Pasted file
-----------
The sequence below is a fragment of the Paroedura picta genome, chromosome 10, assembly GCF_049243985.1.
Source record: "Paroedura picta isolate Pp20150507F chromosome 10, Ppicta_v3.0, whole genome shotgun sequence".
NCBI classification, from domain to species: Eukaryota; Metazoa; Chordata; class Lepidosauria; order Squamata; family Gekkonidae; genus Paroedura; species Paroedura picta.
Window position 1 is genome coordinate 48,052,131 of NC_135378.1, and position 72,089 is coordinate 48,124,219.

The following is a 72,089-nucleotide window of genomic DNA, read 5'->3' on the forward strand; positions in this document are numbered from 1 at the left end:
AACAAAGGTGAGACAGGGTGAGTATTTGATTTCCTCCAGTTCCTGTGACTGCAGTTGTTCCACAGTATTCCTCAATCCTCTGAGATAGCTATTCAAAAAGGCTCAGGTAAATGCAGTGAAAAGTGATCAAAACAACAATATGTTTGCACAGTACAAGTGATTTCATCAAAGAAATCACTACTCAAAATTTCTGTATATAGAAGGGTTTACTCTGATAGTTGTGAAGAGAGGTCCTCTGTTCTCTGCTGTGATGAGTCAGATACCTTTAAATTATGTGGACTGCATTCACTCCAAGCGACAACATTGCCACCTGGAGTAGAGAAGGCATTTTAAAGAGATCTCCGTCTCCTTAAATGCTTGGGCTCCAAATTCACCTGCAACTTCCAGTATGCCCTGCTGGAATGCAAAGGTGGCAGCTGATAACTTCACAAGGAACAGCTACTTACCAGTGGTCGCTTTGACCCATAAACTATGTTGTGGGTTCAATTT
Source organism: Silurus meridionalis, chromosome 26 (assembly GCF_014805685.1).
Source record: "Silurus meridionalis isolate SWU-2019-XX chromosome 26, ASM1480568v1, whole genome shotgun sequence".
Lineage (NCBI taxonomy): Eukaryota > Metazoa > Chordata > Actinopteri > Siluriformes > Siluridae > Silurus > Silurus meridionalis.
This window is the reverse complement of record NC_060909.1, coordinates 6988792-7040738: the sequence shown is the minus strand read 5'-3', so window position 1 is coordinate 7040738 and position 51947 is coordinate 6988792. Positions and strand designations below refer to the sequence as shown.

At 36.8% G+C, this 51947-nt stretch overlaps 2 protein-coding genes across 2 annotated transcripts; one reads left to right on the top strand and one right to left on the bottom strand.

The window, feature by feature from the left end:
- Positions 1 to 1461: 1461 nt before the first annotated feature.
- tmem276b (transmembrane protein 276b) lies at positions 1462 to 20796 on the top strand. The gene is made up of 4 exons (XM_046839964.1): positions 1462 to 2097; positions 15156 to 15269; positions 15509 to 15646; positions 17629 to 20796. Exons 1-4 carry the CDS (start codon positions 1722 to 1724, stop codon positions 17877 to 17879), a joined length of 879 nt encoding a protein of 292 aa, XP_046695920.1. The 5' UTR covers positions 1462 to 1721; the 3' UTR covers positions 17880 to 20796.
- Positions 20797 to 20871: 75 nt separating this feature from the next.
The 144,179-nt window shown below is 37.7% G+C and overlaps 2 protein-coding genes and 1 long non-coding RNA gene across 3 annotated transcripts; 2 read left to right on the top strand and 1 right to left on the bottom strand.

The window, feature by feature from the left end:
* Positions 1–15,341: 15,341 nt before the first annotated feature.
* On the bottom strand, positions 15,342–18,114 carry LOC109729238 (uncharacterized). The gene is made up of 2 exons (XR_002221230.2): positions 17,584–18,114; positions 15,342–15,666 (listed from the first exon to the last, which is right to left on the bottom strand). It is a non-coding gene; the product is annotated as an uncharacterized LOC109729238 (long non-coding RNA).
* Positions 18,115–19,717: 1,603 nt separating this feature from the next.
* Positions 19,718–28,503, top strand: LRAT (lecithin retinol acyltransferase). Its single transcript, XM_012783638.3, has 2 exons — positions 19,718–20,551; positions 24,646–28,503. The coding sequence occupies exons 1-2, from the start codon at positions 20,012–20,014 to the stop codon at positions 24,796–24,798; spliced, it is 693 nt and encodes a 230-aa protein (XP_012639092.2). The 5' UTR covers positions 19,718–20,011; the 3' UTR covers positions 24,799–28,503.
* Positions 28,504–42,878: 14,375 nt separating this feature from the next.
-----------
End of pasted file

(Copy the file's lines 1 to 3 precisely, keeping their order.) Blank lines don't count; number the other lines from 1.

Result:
The sequence below is a fragment of the Paroedura picta genome, chromosome 10, assembly GCF_049243985.1.
Source record: "Paroedura picta isolate Pp20150507F chromosome 10, Ppicta_v3.0, whole genome shotgun sequence".
NCBI classification, from domain to species: Eukaryota; Metazoa; Chordata; class Lepidosauria; order Squamata; family Gekkonidae; genus Paroedura; species Paroedura picta.